Quadcopter drone flying over a cultivated field

How the agricultural sector is reaping the benefits of artificial intelligence

From Netflix to screening X-rays, artificial intelligence (AI) is making inroads everywhere. The agricultural sector has also jumped on the bandwagon. AI makes the process from cultivation to harvest more efficient. Costs are reduced. Yields are optimised. AI's agricultural and horticultural journey has been one of trial and error, but things have definitely started to speed up. 

One of the most traditional sectors is on the brink of a technological revolution in which AI will play an important role.

Jonas Theyssens, Equity Analyst at KBC Asset Management


Agricultural sector rises to the challenge

Agriculture is not the first sector people think of when considering advanced technologies like AI, but that turns out to be inaccurate. ‘Take the US company John Deere, for example, famous for its iconic green farm machinery with its yellow logos,’ says Theyssens. ‘John Deere has been exploring the potential of AI since the early 1990s. It acquired the start-up company NavCom and set its full team of engineers to work on GPS technology. A short time later, the company entered into a partnership with none other than the space agency NASA to develop the satellite-driven technology further.’

The agricultural sector faces enormous challenges. On the one hand, the growing world population is increasing the demand for food. On the other hand, climate change is increasing the pressure on agricultural production and water resources. The industry has seen its costs rise due to increasingly stringent regulations and more expensive energy. Every year 85% of all lost crops are caused by extreme weather events. Add to that urbanisation, migration and a generational shift away from agriculture, and it’s not hard to see that a labour shortage is also adding to the challenge.

Getting the most out of every square inch of land in an efficient and sustainable way is becoming crucial. Current techniques are pushing up against their limits. Technologies such as AI will undoubtedly play an important role in the agriculture of the future.

Jonas Theyssens, Equity Analyst at KBC Asset Management

The focus on sustainability is also providing added impetus. Both locally and globally, there is a strong sense of urgency regarding the need to care for land and
water, and about loss of biodiversity. 

Sustainability, even more than productivity, will drive the adoption of AI in agriculture.

Jonas Theyssens, Equity Analyst at KBC Asset Management

AI is becoming ubiquitous

AI is being deployed in many areas of agriculture; below is just a sample:

  • Precision agriculture
    AI-driven sensors and drones collect all kinds of data, for example on soil moisture and plant growth rates. Using this data, it is possible to see what a crop really needs on a plant-by-plant basis, thus avoiding adding too much fertiliser or pesticides. This is not only better for the crop and the environment, but also reduces the farmer's costs.

  • Crop monitoring
    AI is used to monitor throughout the growing season to detect changes in plant health, as well as the presence of diseases and pests. This allows quick action to be taken, preventing major crop losses.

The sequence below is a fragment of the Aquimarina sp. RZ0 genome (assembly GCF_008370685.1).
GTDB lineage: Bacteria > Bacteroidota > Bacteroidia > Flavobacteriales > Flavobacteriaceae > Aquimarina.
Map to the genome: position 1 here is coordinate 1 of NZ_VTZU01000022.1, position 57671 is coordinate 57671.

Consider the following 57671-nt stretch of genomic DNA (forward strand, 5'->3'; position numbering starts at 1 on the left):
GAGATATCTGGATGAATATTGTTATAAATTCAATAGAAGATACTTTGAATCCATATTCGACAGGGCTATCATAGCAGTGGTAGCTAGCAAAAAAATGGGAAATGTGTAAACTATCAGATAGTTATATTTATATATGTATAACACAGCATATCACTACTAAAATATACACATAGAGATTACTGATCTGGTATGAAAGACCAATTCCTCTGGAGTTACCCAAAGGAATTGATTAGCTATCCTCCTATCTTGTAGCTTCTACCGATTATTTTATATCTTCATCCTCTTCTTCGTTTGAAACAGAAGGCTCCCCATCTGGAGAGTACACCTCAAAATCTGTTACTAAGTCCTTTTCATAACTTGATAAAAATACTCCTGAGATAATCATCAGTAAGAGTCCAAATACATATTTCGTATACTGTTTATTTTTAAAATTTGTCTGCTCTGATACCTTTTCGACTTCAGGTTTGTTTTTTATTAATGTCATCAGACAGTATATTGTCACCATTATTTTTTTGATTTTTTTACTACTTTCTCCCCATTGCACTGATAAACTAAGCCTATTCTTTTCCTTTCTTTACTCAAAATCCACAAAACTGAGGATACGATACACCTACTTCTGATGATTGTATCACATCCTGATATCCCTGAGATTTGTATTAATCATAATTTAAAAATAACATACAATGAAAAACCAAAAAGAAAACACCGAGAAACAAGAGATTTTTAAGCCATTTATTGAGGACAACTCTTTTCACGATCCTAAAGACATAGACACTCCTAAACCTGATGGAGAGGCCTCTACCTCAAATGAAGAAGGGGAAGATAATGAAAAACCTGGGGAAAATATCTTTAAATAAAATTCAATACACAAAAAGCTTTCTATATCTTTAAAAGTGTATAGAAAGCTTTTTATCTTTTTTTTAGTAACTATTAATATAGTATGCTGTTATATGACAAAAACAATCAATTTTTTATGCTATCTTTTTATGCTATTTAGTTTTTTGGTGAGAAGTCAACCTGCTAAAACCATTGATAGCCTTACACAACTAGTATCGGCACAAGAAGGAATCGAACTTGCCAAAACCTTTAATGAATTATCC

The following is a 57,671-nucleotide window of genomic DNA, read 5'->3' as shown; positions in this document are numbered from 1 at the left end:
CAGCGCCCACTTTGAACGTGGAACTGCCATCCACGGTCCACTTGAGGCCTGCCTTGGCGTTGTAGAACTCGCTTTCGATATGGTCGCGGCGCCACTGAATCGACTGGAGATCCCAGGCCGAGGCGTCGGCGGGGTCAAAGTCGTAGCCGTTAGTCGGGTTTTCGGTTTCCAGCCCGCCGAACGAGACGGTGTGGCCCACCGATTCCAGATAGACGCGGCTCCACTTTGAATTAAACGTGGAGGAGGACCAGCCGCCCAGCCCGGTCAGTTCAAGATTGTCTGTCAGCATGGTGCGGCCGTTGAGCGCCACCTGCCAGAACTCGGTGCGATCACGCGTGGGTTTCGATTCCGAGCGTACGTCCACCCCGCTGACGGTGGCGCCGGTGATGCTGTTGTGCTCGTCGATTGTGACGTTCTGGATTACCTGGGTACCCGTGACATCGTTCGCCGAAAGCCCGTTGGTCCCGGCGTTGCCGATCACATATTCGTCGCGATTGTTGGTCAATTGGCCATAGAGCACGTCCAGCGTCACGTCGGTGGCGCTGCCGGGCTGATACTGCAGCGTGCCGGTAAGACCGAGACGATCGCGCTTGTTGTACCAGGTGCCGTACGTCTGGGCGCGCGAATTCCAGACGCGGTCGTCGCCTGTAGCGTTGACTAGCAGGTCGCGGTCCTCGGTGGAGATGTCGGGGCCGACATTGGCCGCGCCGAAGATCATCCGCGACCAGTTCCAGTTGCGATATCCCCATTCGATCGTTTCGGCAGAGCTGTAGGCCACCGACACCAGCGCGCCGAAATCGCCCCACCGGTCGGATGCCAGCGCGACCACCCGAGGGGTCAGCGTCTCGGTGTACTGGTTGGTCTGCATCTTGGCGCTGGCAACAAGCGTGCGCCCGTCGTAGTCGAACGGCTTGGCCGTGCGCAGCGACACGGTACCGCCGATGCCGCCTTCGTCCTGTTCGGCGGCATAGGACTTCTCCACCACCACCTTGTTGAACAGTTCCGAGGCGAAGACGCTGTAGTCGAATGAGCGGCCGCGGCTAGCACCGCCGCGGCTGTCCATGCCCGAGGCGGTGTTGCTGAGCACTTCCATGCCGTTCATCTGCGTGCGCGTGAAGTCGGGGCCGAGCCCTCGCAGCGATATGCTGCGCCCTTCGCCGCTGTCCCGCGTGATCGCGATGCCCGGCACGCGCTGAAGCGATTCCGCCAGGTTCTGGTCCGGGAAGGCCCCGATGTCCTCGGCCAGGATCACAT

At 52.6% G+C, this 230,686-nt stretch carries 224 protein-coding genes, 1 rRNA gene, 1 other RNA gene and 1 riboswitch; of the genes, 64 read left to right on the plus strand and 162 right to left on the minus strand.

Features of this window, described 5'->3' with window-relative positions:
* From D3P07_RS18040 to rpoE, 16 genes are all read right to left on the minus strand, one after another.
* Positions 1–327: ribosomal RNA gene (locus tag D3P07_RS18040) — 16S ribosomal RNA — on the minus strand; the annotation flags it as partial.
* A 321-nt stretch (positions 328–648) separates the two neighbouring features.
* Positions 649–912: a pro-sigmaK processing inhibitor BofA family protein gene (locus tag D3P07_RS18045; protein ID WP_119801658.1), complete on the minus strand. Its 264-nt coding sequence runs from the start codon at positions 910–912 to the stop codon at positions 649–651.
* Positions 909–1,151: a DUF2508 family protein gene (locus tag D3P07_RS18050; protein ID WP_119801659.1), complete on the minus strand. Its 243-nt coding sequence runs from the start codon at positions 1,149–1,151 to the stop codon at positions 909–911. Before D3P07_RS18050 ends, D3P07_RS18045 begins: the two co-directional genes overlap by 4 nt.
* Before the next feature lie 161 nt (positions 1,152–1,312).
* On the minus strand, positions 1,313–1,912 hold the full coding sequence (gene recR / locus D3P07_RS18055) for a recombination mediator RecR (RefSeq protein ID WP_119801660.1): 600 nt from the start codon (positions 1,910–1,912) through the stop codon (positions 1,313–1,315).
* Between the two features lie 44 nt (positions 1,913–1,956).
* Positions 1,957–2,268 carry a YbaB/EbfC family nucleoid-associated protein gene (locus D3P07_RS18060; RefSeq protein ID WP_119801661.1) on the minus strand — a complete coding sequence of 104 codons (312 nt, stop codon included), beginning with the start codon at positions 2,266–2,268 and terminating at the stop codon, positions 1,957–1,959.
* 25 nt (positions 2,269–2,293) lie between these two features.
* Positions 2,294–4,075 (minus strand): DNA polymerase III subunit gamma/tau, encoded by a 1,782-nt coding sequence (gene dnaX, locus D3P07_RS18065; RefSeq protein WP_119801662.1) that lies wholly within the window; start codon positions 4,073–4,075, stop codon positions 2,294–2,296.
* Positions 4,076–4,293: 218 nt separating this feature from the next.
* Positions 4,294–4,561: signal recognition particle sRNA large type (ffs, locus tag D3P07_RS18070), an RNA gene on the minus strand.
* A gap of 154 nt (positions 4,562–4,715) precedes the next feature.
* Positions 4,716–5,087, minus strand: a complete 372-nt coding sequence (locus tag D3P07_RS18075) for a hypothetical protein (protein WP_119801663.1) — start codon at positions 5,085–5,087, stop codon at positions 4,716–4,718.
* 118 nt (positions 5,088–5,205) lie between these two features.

• Livestock
    The health and behaviour of livestock can also be monitored using AI, for example to detect changes in feeding patterns, movement and temperature. This enables any health issues to be detected and treated at an early stage, leading to higher animal welfare and limiting potential disease transmission.

On the cusp of a revolution

‘In the last few years, we have seen AI start-ups springing up all over the world. They are often bought up by the big players such as CNH Industrial, John Deere or AGCO in a race for knowledge and expertise. Some 1 billion USD was invested in AI in the agricultural sector in 2020, but experts predict that this figure will quadruple by 2026,’ says Theyssens.

Large farms, in particular, integrate new technology more quickly because they can benefit from the economies of scale, have bigger budgets and can therefore more easily bring in external knowledge.

The huge technological advances we have seen recently are taking the possibilities for AI to the next level and making its use more accessible, and that could lead to an unprecedented acceleration in the use of AI in agriculture.

Jonas Theyssens, Equity Analyst at KBC Asset Management


While the use of ‘full AI’, where the computer makes decisions completely autonomously, is currently limited, the prospect of machines that are able to work completely independently in not too distant. This change is so radical that it can be compared to the time when farmers started using tractors instead of oxen.

‘The progress currently being made, together with the acceleration that has started, means things will move fast in the coming years. Before we know it, smart drones, robotics and AI-driven automation will affect every aspect of agriculture’, Theyssens concludes. Investors wanting to get a piece of the action will find that we at KBC Asset Management will be delighted to guide them in their search.’

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This article is informational only and should not be considered investment advice.